AS READERS would be aware, an El Niño sea temperature pattern has been the dominant feature of the Australian climate over the last 9 to 12 months. The 2002-03 El Niño event will be remembered for its negative impact not only on rainfall patterns but also on expected crop yields and animal production Australia-wide
At the time of writing (March), the El Niño pattern (warm sea temperature anomalies) could still be found in the central Pacific Ocean.
The map highlights the February sea surface temperature pattern. Areas coloured red and yellow are warmer than normal and areas coloured blue are cooler then normal. As can be seen on the map, an El Niño pattern (red and yellow areas) still persists in the central Pacific. Current sea temperature maps can be found at www.long paddock.qld.gov.au
Quick or slow end to El Niño?
There is increasing optimism that this pattern is starting to break down. While this is good news, it's worth remembering that there remains around a 30 per cent chance of El Niño regeneration in some form past autumn.
Normally this would not be considered a high risk. However, given the current shortage in many areas of available agistment, fodder, surface water, irrigation water and lack of crop planting opportunities etc, it certainly should be taken into account in terms of any longer-term risk management strategy.
Even if this pattern breaks down at the end of autumn, conditions may not improve in all areas for several months, as unfortunately the breakdown of major drought events rarely occurs evenly across all affected areas.
Previous El Niño events include autumn 1902 to autumn 1903, 1905-06, 1911-12, 1913-14, 1914-15, 1919-20, 1925-26, 1940-41, 1941-42, 1946-47, 1951-52, 1957-58, 1964-65, 1965-66, 1969-70, 1972-73, 1977-78, 1982-83, 1987-88, 1991-92, 1993-94,1994-95 and 1997-98. For planning purposes it may be helpful to find out when conditions improved in your area following these events.
Check regional patterns post-El Niño
In many areas, the winters following an El Niño event provide the best chance for average to above-average winter rain and potential high winter crop yields. Examples of this pattern include 1978, 1983,1988 and 1998 (although 1998 was actually too wet in many areas, with resultant crop diseases).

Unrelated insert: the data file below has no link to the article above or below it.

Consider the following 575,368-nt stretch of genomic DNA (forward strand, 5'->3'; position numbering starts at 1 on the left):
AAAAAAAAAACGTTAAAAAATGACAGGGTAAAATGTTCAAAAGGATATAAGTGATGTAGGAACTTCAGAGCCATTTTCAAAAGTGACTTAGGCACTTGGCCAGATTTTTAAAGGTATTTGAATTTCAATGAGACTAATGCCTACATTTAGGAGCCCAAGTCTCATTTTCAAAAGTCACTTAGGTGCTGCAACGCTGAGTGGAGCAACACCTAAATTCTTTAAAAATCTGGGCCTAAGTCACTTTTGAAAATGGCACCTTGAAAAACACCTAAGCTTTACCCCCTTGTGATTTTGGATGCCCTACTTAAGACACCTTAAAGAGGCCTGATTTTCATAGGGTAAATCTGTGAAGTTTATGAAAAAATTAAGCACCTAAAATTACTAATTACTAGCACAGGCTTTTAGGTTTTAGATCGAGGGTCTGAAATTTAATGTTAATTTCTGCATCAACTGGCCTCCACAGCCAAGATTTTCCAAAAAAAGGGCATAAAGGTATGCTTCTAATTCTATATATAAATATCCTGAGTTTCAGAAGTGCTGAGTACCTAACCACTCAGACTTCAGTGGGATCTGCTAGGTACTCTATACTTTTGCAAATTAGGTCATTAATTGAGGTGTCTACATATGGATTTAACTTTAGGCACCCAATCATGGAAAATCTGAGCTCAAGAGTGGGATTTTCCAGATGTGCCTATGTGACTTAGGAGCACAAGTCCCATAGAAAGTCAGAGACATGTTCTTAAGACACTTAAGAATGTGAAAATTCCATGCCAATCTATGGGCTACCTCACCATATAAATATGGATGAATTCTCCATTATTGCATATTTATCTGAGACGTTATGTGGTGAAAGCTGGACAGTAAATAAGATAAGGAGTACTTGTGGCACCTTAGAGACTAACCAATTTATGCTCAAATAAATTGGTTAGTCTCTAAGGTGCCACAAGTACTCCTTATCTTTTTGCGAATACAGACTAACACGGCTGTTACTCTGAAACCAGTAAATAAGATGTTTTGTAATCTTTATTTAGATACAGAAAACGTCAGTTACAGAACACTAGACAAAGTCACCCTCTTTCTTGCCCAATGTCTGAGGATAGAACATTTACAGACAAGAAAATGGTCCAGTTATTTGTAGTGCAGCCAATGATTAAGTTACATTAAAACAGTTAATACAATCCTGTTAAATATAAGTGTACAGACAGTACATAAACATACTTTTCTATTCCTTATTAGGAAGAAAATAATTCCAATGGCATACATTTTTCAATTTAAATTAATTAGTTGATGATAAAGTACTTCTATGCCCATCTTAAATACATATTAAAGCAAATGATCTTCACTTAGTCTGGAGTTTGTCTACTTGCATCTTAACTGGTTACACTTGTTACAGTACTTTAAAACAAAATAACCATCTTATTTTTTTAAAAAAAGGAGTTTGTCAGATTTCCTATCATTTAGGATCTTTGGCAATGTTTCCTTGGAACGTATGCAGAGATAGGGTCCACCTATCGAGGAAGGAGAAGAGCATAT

Autumn 1992 is a good example of a partial breakdown in an El Niño pattern when it reformed in early winter (not necessarily as a classic El Niño but something close to it). Some relief rain followed by a fairly dry winter usually characterises this pattern. It is comparatively rare, but this type of pattern occurred previously in 1992, 1993, 1994, 1940, 1941, 1912, 1913, 1914 and 1915.
The Climate Prediction Centre (CPC) in the United States (www.cpc.ncep. noaa.gov/) and the International Research Institute (http://iri.ldeo.columbia.edu/) are a good source of information on El Niño development.
For those interested, ocean and coupled ocean/atmosphere forecast models (GCMs) give an indication as to likely ENSO development nine months ahead. Of the 10 models that forecast to July 2003, seven indicate the development of neutral sea temperature patterns, two indicate an ongoing El Niño (or warm) sea temperature pattern and one indicates the potential development of a La Nina (or cold) sea temperature pattern.
Of the seven models that forecast to October 2003, six indicate the development of a neutral sea temperature pattern, while one indicates the development of a La Nina sea temperature pattern.
GCM outputs should be viewed cautiously at this time of year, as we are approaching the so-called 'predictability barrier' between March and June. More details can be found at www.bom.gov.au/ climate/ahead/ENSO-summary.shtml
For the latest and most up-to-date information on the seasonal outlook for your location, try the 'Climate Note' at www.dpi.qld.gov.au/climate